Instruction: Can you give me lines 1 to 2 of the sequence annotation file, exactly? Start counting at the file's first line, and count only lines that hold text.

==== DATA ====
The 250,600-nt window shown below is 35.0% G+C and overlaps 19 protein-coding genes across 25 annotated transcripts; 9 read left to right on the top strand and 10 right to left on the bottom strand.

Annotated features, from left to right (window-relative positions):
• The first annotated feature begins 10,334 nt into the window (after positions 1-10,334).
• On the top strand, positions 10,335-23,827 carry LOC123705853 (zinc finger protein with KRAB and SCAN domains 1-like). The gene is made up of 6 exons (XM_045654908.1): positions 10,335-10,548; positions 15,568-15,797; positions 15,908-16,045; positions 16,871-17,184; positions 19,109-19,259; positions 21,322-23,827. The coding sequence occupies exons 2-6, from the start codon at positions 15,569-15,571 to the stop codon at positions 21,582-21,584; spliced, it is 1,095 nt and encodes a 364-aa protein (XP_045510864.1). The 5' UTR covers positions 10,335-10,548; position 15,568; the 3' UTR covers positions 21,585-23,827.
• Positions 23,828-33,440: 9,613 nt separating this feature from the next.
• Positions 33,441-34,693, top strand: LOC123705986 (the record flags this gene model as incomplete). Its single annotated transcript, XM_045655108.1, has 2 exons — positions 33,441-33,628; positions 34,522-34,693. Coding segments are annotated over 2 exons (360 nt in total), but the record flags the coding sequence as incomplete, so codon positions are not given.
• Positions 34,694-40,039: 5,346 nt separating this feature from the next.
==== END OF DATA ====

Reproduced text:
The 250,600-nt window shown below is 35.0% G+C and overlaps 19 protein-coding genes across 25 annotated transcripts; 9 read left to right on the top strand and 10 right to left on the bottom strand.

Annotated features, from left to right (window-relative positions):